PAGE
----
Mur narrates her own novel, and while I like her voice, and there is certainly nothing wrong with her reading, I do in places wonder if it could have been even better with an actor reading the story, while she knows the story best an actor/narrator can often bring more in terms of diversity for various characters, though given the book is written primarily in third person this is not as big an issue as it might have been. I will say I think it would make a fabulous film or play or could even be adapted into a good full cast audio drama.

My second gripe is a small one and it is not major however it is in one way a spoiler, between the chapters you get little snippets from the guide book the fictional character is working on, however about two thirds of the way through the snippet is the dedication and actually gives away the fate of one of the characters, and while you may have an idea already that things will not end well for the character in question it is still up in the air at that point how it will end.

The story is fun and appealing, my son has heard clips from in and wants to listen to the whole thing but it is not suitable really for children as there is an encounter with an incubus which might lead to you having a few questions to answer, but once he hits his teen years I would have no problem with him listening to it. Sadly the sequel Ghost Train To New Orleans is not available via Audible UK so bear that in mind if you decide to go with the audio format, though I will say Mur has quite a distinctive voice so if you listen to the first I am sure you will hear her voice as you read the second.

So we have to go with scores and I have to penalise for the spoiler so…4.5 out of 5 stars.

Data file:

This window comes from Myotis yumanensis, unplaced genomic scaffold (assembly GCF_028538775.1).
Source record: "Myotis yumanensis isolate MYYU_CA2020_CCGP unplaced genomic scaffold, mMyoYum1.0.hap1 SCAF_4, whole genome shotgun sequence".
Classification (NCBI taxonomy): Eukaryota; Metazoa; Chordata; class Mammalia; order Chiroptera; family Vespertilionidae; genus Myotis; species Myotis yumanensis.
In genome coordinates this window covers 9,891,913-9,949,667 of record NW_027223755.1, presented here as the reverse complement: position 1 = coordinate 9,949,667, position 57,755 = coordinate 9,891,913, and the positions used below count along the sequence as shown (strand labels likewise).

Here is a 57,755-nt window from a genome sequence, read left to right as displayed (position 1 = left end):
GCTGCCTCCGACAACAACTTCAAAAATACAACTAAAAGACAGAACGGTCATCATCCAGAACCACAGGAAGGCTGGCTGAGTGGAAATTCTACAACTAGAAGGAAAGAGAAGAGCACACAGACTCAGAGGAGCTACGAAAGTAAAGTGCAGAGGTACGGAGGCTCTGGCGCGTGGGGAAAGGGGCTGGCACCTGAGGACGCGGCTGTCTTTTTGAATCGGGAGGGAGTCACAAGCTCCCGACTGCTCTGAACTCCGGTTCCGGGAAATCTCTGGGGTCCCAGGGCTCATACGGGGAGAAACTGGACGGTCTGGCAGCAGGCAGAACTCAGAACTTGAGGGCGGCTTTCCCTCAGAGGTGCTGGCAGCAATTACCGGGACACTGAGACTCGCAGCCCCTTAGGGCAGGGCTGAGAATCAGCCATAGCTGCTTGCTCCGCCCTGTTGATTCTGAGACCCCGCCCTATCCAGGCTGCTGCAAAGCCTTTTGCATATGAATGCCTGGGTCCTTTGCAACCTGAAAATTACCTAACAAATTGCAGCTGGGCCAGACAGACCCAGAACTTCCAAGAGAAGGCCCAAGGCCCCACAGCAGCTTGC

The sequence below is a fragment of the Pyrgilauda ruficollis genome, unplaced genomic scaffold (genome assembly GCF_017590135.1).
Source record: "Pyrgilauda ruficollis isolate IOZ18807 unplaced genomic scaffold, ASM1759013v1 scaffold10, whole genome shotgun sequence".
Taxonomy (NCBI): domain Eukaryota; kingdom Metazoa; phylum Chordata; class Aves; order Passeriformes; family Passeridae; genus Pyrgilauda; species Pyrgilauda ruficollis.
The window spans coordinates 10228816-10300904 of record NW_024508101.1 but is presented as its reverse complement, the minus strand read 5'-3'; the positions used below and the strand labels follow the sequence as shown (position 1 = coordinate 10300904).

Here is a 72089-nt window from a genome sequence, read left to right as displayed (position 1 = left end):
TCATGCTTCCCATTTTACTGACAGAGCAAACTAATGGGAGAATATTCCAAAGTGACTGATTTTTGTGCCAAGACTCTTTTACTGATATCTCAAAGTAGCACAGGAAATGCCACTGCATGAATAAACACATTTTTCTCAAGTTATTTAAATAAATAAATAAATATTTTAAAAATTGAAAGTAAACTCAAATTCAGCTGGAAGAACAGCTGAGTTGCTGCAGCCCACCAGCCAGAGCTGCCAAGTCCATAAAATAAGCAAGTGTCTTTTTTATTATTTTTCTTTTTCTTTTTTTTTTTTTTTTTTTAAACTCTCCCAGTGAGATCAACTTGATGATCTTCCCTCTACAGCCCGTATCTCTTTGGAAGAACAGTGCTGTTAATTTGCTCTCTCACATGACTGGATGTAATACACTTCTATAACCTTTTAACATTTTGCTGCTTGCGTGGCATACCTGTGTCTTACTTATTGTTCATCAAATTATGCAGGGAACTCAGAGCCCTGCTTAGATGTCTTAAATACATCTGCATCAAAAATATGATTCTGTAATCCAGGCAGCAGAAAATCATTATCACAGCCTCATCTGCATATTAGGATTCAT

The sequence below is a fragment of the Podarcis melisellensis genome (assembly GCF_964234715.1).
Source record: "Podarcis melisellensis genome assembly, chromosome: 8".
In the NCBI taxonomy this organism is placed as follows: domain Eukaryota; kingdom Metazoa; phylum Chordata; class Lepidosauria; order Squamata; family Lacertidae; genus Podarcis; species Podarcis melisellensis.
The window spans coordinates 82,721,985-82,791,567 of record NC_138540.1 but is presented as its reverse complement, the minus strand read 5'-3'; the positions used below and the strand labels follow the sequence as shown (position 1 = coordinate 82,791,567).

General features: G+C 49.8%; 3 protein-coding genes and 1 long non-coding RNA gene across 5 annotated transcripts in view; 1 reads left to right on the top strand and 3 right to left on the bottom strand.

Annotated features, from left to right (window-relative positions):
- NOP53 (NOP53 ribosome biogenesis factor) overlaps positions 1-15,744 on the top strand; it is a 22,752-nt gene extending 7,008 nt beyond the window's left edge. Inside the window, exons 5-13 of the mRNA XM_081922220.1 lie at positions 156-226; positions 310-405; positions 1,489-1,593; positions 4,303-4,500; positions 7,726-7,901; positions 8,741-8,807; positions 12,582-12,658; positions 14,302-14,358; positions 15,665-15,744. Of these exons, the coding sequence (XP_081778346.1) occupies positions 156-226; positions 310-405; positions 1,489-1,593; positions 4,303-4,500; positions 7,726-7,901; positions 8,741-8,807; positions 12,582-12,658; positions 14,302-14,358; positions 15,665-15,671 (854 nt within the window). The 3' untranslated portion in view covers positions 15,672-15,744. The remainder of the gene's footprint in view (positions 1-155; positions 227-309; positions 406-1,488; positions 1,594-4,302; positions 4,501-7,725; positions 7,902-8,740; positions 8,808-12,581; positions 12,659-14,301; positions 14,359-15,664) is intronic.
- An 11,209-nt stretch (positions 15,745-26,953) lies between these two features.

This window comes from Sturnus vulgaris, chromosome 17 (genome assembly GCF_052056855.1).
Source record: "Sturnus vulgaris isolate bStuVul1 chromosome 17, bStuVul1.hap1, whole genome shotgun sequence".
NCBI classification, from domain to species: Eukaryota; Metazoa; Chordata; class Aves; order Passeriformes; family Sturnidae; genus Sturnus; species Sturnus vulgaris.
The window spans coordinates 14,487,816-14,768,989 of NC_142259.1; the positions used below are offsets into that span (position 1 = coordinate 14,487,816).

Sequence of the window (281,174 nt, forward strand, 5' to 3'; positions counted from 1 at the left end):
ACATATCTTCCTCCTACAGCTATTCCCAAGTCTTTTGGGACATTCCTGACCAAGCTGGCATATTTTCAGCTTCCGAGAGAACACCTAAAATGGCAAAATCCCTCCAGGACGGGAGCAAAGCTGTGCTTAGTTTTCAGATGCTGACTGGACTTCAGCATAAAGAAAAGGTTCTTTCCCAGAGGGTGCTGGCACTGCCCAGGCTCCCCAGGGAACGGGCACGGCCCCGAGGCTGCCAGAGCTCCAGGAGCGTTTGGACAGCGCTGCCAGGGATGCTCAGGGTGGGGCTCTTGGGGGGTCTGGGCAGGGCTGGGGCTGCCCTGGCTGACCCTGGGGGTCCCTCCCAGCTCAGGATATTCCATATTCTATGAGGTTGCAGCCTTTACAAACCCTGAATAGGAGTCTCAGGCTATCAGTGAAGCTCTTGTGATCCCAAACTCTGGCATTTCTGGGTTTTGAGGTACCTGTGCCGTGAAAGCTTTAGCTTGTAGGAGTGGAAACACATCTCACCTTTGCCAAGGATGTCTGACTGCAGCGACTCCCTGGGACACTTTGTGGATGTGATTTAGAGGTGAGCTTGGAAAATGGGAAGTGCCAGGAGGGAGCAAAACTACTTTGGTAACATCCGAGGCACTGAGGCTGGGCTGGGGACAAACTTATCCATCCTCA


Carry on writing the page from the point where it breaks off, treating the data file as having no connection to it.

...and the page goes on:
images 4.5Just a quick P.S since I wrote and scheduled this review I have heard news that it has been picked up by Netflix so maybe a tv version is on the way.

Audiobook Reviews · Monday Musings

Audio Book Review; Apple Tree Yard By Louise Doughty

Something a little different but as I am unlikely to read the books once I have listened to the audio book I have decided to review them this way.

So first up important information…

Running Length; 14 Hours 1 Min

Narrated by Juliet Stevenson



Yvonne Carmichael sits in the witness box. The charge is murder. Before all of this, she was happily married, a successful scientist, a mother of two. Now she’s a suspect, squirming under fluorescent lights and the penetrating gaze of the alleged accomplice who’s sitting across from her, watching: a man who’s also her lover. As Yvonne faces hostile questioning, she must piece together the story of her affair with this unnamed figure who has charmed and haunted her. This is a tale of sexual intrigue, ruthless urges, and danger, which has blindsided her from a seemingly innocuous angle. Here in the courtroom, everything hinges on one night in a dark alley called Apple Tree Yard.

This has been on my, to read list, for a while since I listened to a review on the Richard and Judy pod-cast, when it came up on my list of suggestion of titles to spend my credits on I though why no, I have not bought a physical copy yet so I clicked and down loaded. Listening to audio-books is something I have done for years but have never really considered reviewing them but the criteria is the same as for a written book but with the added layer of narration, after all the narrators voice can affect how a story is told by the emphasis placed on a few words here or there.

So let’s start with the narration on this one and I have to say I do love Juliet Stevenson’s voice, I have several Jane Austen audio-books where she does the narration, her voice is perfect for this book and you can really relate to the woman she is portraying as the main character. The story draws you in and in many was make you feel like a conspirator or maybe in the end it should be an accomplice as in some ways as the outsider we see things a little clearer than some of those involved.

It is a story of lies, cause and effect and how sometimes we see what we want to see in order to justify our own actions. There are numerous points in the book where the characters could have taken a different path, yet despite the options you cannot help but feel right from the start the end is inevitable, there could never have been a happy ending,

I am going to use the same star system to give marks for these as I would if I had sat with the physical book and read it, so I give this 5 out of five stars and a high recommendation if you want an audio book to start out with.

Gold star